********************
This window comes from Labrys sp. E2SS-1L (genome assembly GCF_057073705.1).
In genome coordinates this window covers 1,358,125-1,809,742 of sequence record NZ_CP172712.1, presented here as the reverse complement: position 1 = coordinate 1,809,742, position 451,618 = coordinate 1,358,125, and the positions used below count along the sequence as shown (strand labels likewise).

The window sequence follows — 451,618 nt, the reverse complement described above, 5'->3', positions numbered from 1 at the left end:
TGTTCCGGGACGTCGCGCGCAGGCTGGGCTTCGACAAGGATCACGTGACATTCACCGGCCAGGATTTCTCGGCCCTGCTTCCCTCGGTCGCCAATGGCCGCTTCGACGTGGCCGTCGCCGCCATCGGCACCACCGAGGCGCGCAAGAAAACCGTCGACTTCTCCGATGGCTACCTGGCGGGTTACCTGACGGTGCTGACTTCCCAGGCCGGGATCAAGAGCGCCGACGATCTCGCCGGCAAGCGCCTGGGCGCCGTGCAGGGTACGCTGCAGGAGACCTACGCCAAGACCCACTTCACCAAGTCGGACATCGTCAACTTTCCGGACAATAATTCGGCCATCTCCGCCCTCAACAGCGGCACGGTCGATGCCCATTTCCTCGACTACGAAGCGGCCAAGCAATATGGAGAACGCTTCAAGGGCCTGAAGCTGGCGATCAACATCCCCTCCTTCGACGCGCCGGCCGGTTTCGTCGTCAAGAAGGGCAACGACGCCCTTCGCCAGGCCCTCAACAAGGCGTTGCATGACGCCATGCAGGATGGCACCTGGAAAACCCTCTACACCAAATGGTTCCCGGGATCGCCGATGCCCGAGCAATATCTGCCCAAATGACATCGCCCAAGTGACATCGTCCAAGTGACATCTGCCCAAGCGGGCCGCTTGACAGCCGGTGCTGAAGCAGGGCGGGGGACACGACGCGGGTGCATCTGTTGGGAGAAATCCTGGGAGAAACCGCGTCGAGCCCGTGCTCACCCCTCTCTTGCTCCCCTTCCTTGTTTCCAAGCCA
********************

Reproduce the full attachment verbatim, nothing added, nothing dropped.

This window comes from Labrys sp. E2SS-1L (genome assembly GCF_057073705.1).
In genome coordinates this window covers 1,358,125-1,809,742 of sequence record NZ_CP172712.1, presented here as the reverse complement: position 1 = coordinate 1,809,742, position 451,618 = coordinate 1,358,125, and the positions used below count along the sequence as shown (strand labels likewise).

The window sequence follows — 451,618 nt, the reverse complement described above, 5'->3', positions numbered from 1 at the left end:
TGTTCCGGGACGTCGCGCGCAGGCTGGGCTTCGACAAGGATCACGTGACATTCACCGGCCAGGATTTCTCGGCCCTGCTTCCCTCGGTCGCCAATGGCCGCTTCGACGTGGCCGTCGCCGCCATCGGCACCACCGAGGCGCGCAAGAAAACCGTCGACTTCTCCGATGGCTACCTGGCGGGTTACCTGACGGTGCTGACTTCCCAGGCCGGGATCAAGAGCGCCGACGATCTCGCCGGCAAGCGCCTGGGCGCCGTGCAGGGTACGCTGCAGGAGACCTACGCCAAGACCCACTTCACCAAGTCGGACATCGTCAACTTTCCGGACAATAATTCGGCCATCTCCGCCCTCAACAGCGGCACGGTCGATGCCCATTTCCTCGACTACGAAGCGGCCAAGCAATATGGAGAACGCTTCAAGGGCCTGAAGCTGGCGATCAACATCCCCTCCTTCGACGCGCCGGCCGGTTTCGTCGTCAAGAAGGGCAACGACGCCCTTCGCCAGGCCCTCAACAAGGCGTTGCATGACGCCATGCAGGATGGCACCTGGAAAACCCTCTACACCAAATGGTTCCCGGGATCGCCGATGCCCGAGCAATATCTGCCCAAATGACATCGCCCAAGTGACATCGTCCAAGTGACATCTGCCCAAGCGGGCCGCTTGACAGCCGGTGCTGAAGCAGGGCGGGGGACACGACGCGGGTGCATCTGTTGGGAGAAATCCTGGGAGAAACCGCGTCGAGCCCGTGCTCACCCCTCTCTTGCTCCCCTTCCTTGTTTCCAAGCCA